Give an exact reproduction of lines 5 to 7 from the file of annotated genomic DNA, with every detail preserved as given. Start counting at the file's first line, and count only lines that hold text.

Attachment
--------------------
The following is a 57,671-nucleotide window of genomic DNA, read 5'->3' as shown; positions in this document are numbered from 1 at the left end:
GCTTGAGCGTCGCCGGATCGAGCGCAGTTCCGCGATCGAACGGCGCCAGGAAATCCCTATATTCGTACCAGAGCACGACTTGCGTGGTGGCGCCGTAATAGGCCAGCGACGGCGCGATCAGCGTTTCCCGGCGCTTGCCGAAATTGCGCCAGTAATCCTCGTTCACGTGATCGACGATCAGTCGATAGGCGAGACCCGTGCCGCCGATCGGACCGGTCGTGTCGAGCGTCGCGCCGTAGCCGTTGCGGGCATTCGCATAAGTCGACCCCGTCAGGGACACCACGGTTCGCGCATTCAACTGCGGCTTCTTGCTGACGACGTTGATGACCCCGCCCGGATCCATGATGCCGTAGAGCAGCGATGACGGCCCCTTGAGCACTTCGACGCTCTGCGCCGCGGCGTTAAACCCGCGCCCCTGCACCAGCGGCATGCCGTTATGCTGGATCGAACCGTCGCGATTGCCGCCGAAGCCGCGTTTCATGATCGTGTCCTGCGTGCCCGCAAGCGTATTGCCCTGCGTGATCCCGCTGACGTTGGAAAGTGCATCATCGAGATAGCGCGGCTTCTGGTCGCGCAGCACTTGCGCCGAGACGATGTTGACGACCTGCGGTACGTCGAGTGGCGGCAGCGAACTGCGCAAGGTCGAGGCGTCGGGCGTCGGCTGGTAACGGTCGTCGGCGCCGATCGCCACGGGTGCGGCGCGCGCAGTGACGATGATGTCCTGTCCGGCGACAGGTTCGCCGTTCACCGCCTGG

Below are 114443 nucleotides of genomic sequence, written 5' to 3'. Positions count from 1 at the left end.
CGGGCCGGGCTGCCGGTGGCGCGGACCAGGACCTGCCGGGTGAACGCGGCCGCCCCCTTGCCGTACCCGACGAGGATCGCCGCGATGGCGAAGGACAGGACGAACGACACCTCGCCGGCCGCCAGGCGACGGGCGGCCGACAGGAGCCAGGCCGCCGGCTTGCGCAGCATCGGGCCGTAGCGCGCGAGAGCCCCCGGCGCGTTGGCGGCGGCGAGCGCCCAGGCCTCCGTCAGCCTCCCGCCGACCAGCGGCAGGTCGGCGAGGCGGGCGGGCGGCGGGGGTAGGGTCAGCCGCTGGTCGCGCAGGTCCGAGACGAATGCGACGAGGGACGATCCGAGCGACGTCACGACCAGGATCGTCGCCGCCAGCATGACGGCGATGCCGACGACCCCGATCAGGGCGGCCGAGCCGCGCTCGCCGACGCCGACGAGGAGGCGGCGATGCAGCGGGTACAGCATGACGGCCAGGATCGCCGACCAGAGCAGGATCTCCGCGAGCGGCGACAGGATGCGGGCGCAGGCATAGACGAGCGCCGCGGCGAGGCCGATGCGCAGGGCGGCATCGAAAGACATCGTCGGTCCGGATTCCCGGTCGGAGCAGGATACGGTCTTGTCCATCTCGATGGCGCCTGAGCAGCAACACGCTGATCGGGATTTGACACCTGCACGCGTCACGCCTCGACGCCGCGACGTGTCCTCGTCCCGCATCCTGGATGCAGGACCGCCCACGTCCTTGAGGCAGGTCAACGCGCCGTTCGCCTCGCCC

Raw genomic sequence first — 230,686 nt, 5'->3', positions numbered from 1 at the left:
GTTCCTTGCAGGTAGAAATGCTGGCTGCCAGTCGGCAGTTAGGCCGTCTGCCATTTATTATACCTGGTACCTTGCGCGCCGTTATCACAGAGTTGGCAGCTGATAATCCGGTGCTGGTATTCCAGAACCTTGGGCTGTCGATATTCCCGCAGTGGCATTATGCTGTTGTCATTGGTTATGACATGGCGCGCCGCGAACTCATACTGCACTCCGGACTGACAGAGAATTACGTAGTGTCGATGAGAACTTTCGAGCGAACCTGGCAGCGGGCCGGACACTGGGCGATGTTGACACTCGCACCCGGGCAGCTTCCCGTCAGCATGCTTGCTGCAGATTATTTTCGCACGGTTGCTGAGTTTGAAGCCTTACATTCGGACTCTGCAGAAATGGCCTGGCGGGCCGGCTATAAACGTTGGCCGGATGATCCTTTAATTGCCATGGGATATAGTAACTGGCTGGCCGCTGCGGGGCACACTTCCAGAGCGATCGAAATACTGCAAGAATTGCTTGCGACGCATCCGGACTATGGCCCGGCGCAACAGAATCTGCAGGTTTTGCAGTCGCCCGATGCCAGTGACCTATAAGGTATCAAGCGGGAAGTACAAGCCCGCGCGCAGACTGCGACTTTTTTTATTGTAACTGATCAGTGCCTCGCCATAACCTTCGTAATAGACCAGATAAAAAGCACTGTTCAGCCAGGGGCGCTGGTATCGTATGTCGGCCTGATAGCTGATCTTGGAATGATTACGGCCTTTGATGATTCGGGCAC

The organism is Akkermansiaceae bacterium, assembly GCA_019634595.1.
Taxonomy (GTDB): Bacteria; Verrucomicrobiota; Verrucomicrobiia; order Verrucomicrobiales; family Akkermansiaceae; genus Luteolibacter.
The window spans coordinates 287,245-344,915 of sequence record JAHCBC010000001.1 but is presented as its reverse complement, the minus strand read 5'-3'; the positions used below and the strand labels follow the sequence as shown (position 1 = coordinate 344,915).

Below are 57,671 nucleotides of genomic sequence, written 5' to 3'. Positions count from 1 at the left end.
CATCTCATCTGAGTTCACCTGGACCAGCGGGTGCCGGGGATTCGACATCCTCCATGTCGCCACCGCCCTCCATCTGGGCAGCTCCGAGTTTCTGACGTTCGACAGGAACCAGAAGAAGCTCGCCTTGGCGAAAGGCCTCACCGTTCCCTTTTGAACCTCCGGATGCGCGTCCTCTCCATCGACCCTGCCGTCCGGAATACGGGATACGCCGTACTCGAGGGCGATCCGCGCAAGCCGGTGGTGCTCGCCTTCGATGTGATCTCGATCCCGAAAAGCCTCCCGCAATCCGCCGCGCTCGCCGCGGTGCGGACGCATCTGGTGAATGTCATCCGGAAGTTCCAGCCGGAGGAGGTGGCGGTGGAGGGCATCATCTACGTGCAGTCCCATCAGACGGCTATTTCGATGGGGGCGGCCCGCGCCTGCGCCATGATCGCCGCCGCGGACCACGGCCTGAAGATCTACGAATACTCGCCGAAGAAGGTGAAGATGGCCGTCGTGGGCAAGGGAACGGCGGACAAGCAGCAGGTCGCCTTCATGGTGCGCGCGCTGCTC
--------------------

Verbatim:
Raw genomic sequence first — 230,686 nt, 5'->3', positions numbered from 1 at the left:
GTTCCTTGCAGGTAGAAATGCTGGCTGCCAGTCGGCAGTTAGGCCGTCTGCCATTTATTATACCTGGTACCTTGCGCGCCGTTATCACAGAGTTGGCAGCTGATAATCCGGTGCTGGTATTCCAGAACCTTGGGCTGTCGATATTCCCGCAGTGGCATTATGCTGTTGTCATTGGTTATGACATGGCGCGCCGCGAACTCATACTGCACTCCGGACTGACAGAGAATTACGTAGTGTCGATGAGAACTTTCGAGCGAACCTGGCAGCGGGCCGGACACTGGGCGATGTTGACACTCGCACCCGGGCAGCTTCCCGTCAGCATGCTTGCTGCAGATTATTTTCGCACGGTTGCTGAGTTTGAAGCCTTACATTCGGACTCTGCAGAAATGGCCTGGCGGGCCGGCTATAAACGTTGGCCGGATGATCCTTTAATTGCCATGGGATATAGTAACTGGCTGGCCGCTGCGGGGCACACTTCCAGAGCGATCGAAATACTGCAAGAATTGCTTGCGACGCATCCGGACTATGGCCCGGCGCAACAGAATCTGCAGGTTTTGCAGTCGCCCGATGCCAGTGACCTATAAGGTATCAAGCGGGAAGTACAAGCCCGCGCGCAGACTGCGACTTTTTTTATTGTAACTGATCAGTGCCTCGCCATAACCTTCGTAATAGACCAGATAAAAAGCACTGTTCAGCCAGGGGCGCTGGTATCGTATGTCGGCCTGATAGCTGATCTTGGAATGATTACGGCCTTTGATGATTCGGGCAC

The organism is Akkermansiaceae bacterium, assembly GCA_019634595.1.